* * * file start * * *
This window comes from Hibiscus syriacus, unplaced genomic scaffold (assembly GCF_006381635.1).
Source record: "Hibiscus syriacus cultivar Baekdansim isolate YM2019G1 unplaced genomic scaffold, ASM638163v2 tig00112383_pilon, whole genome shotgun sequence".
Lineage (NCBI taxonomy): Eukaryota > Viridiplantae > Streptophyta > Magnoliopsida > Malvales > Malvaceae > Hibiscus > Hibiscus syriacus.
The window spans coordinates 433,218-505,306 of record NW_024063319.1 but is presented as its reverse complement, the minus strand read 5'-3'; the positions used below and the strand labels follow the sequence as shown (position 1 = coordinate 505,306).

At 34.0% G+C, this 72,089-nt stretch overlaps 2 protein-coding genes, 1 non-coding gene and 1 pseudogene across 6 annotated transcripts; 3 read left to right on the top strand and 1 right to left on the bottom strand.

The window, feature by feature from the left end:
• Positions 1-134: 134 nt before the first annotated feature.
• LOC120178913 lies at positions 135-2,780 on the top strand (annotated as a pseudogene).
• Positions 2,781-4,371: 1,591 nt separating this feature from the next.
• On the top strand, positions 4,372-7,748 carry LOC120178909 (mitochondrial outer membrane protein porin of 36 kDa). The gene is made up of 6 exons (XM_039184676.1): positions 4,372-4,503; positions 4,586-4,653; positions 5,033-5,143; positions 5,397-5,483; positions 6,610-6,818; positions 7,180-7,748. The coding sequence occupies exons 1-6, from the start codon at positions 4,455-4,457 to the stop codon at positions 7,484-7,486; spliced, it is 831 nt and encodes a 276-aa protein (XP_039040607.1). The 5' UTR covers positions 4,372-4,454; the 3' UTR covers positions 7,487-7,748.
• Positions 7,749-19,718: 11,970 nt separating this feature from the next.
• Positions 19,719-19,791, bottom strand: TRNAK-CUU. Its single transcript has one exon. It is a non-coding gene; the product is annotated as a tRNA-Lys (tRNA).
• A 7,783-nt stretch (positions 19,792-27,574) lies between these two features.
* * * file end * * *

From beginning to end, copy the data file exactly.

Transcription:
This window comes from Hibiscus syriacus, unplaced genomic scaffold (assembly GCF_006381635.1).
Source record: "Hibiscus syriacus cultivar Baekdansim isolate YM2019G1 unplaced genomic scaffold, ASM638163v2 tig00112383_pilon, whole genome shotgun sequence".
Lineage (NCBI taxonomy): Eukaryota > Viridiplantae > Streptophyta > Magnoliopsida > Malvales > Malvaceae > Hibiscus > Hibiscus syriacus.
The window spans coordinates 433,218-505,306 of record NW_024063319.1 but is presented as its reverse complement, the minus strand read 5'-3'; the positions used below and the strand labels follow the sequence as shown (position 1 = coordinate 505,306).

At 34.0% G+C, this 72,089-nt stretch overlaps 2 protein-coding genes, 1 non-coding gene and 1 pseudogene across 6 annotated transcripts; 3 read left to right on the top strand and 1 right to left on the bottom strand.

The window, feature by feature from the left end:
• Positions 1-134: 134 nt before the first annotated feature.
• LOC120178913 lies at positions 135-2,780 on the top strand (annotated as a pseudogene).
• Positions 2,781-4,371: 1,591 nt separating this feature from the next.
• On the top strand, positions 4,372-7,748 carry LOC120178909 (mitochondrial outer membrane protein porin of 36 kDa). The gene is made up of 6 exons (XM_039184676.1): positions 4,372-4,503; positions 4,586-4,653; positions 5,033-5,143; positions 5,397-5,483; positions 6,610-6,818; positions 7,180-7,748. The coding sequence occupies exons 1-6, from the start codon at positions 4,455-4,457 to the stop codon at positions 7,484-7,486; spliced, it is 831 nt and encodes a 276-aa protein (XP_039040607.1). The 5' UTR covers positions 4,372-4,454; the 3' UTR covers positions 7,487-7,748.
• Positions 7,749-19,718: 11,970 nt separating this feature from the next.
• Positions 19,719-19,791, bottom strand: TRNAK-CUU. Its single transcript has one exon. It is a non-coding gene; the product is annotated as a tRNA-Lys (tRNA).
• A 7,783-nt stretch (positions 19,792-27,574) lies between these two features.